Tag: Green Blues

Plastic Planet

The Plastic Problem #1: Biobased and Biodegradable Plastic

People involved into plastic matters predict that in the next thirty years the consumption of this particular and malleable material will go from the current 300-400 million tons to the double amount, at least. Plastic, or rather plastics were born from petroleum-derived polymers and had immediate success thanks to their mechanical and chemical properties and the low purchase cost.

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Suburban Utopia

The Bamboo Skyscraper

Inspired by the natural bamboo forests, where a wide range of trees coexist and create an overlapping network, a group of architects looked at natural forests to design the Bamboo Skyscraper. With this project the team at CRG Architects rethought the way we build and asked: what if we stopped cutting into our forests and started recreating them?

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Plastic Planet

Marketing the Oceans

Eco-friendly fashion is in vogue, evidenced by terms like “recycled-material” and “sustainable manufacturing” battered around as selling points for everything from sheets to shoes. So, despite how easy it is to hide the source of a material, when designers venture into this brand of lifestyle-fashion the incentive it to reveal, not mask, a product’s recycled roots. Take the new Adidas concept shoe, crafted with recycled materials gathered from the oceans.

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Back to the Tribe

Feeding the World with Insects

As the human population rises, the world is running out of resources to feed the animals we raise for food. Should we make a next step in what we serve at the table? What about insects? Would you give them a try?

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Drone Operated by Honeybee Brain

The Green Brain Project aims to create drones that will think, act and sense like a bee. In order to do this, the team of researchers from the University of Sheffield and University of Sussex in England is now working on recreating the brain structure of the European honeybee Apis mellifera.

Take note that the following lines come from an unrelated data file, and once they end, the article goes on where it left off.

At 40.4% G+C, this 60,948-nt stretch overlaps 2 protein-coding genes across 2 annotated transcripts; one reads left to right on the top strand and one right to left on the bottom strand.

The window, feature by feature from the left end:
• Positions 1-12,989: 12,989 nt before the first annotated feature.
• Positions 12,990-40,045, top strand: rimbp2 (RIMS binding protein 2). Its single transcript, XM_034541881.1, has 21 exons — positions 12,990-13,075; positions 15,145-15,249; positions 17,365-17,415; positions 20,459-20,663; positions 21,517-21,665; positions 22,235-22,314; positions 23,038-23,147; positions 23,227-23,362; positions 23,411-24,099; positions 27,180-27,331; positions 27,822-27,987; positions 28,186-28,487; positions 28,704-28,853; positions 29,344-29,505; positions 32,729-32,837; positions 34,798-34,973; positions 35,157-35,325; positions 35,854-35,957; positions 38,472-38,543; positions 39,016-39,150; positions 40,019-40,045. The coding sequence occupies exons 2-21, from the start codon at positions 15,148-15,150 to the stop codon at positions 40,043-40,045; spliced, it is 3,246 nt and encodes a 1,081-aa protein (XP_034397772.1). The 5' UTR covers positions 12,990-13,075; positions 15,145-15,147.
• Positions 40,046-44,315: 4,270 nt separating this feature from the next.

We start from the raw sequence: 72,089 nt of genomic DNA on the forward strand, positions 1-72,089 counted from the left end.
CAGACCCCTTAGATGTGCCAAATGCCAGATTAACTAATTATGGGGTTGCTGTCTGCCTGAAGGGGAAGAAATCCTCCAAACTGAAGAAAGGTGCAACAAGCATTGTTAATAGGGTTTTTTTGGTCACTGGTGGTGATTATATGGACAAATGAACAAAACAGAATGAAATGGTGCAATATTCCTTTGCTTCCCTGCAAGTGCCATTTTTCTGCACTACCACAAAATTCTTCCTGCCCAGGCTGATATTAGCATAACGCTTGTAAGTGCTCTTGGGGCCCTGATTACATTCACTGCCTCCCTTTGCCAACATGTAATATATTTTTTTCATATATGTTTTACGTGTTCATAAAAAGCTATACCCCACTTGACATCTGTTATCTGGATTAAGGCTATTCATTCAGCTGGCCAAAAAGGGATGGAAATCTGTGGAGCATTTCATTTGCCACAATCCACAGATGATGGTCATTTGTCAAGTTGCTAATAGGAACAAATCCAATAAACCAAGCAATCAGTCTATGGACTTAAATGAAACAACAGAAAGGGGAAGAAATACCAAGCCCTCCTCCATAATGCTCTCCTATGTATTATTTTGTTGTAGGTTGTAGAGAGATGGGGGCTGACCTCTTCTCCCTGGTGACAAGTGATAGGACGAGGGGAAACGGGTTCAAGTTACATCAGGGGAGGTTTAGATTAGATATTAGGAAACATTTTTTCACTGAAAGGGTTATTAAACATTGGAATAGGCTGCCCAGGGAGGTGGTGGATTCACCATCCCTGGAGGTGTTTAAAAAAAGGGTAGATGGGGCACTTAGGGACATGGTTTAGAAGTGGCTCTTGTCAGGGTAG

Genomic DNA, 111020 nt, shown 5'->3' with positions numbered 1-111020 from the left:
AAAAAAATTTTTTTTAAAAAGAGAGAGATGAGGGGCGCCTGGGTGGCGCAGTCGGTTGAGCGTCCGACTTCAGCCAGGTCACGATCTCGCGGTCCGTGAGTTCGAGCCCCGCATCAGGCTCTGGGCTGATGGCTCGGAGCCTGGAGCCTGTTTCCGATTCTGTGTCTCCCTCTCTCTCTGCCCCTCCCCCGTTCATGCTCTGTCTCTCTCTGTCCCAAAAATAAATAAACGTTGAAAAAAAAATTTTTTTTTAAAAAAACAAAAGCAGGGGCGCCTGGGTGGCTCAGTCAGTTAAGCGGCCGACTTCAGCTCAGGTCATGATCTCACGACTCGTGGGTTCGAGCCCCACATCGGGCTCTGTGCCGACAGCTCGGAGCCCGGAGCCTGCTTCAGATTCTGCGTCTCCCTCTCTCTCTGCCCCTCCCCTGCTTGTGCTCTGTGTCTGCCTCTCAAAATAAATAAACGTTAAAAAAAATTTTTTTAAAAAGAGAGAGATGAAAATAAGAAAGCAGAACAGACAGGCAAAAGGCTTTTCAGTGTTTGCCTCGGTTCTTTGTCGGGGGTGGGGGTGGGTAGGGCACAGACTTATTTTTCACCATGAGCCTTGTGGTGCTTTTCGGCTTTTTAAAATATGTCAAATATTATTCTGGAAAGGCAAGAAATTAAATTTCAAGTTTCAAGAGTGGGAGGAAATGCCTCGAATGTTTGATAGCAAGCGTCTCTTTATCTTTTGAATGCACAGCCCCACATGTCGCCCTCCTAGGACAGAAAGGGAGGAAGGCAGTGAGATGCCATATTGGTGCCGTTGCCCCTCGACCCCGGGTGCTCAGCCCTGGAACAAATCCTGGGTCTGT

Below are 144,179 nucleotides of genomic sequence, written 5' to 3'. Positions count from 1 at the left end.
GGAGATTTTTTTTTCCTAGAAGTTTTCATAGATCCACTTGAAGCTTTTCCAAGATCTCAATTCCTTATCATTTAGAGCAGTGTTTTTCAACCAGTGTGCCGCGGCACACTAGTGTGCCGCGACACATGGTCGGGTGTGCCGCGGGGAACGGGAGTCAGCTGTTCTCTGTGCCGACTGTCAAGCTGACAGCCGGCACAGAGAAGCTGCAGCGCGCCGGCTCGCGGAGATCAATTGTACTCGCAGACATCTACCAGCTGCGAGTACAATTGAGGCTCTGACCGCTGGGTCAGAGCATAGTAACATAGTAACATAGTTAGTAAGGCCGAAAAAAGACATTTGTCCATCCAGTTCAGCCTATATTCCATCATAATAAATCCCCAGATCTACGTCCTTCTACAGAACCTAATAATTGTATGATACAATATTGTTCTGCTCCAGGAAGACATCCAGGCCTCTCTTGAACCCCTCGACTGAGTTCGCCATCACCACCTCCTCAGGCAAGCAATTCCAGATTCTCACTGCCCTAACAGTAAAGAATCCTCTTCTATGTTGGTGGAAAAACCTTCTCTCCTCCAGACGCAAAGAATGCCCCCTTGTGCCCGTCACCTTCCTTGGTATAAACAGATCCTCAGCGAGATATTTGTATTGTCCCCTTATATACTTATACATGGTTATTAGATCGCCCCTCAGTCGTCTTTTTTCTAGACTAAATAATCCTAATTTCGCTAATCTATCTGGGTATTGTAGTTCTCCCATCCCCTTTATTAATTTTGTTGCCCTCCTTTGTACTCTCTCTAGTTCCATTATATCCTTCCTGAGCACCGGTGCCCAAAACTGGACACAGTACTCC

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Pop-Up Forest

A Pop-Up Forest in Times Square

Times Square is characterized by a multitude of tourists staring at the bright lights, NYC locals annoyed by foreigners, cars honking and a variety of colors and cultures; in short: an urban chaos. No greenery is part of this composition; well, not yet. A new Kickstarter project aims to bring the forest into Times Square.

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Green Blues

Solar Eclipse May Impact Power Supply Due to Increased Use of Solar Panels

For the first time in human history a solar eclipse is expected to impact our electrical power supply systems. Not because the forthcoming eclipse of 20th march 2015 is bigger or longer lasting than earlier solar eclipses, but rather due to the increased use of solar energy for power supply.

Back in 1999, around the time of the last large solar eclipse in Europe, solar power covered just 0.1 per cent of all the electricity produced in Europe from renewable energy sources. Since then solar power generation increased to at least 10.5 per cent as countries subsidize green power to meet EU renewable energy targets.

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Hydrogel farming
Food Technology

Soil-Free Farming in the Desert

Throughout the lands of the Persian Gulf, desertification is a fact of life. As a result, the countries of this region import 90 percent of their food supply. A new technology developed by visionary researchers at the Waseda University, in Japan, might have found the solution to this problem. A special absorbent film that require no soil may be able to grow plants more efficiently than soil farming.

The research team, lead by Professor Yuichi Mori, has developed a hydrogel film that can hold 1,000 times of its weight in water. The scientists are already testing these films in 180 film farms.

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Back to the Tribe

Drinking Water From the Air

The Warka Water tower, a project developed by Arturo Vittori and his team at Architecture and Vision, has the aim of contributing to solve the drinking water shortage in developing countries.The tower is a spiral construction of bamboo and polyester mesh, able to collect the water carried through air so that it can be used as potable water.

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A Net will Collect Debris from Outer Space

After several approaches to junk removal, Japanese space agency JAXA, came up with the idea of a 700 meters long magnetic net, that will be sent out with a special spacecraft. The mesh of the net is made of steel and aluminum wires that collect the junk thanks to electromagnetic force. Once the net is full of debris, it de-orbits and burns up in the atmosphere.

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Green Blues

GMO Trees to Simplify Paper Production

Researchers – at University of British Columbia, University of Wisconsin-Madison and Michigan State University – have genetically engineered trees that will be easier to break down to produce paper and biofuel.
A project that could reduce the use of chemicals and energy and create fewer environmental pollutants in tree-processing.

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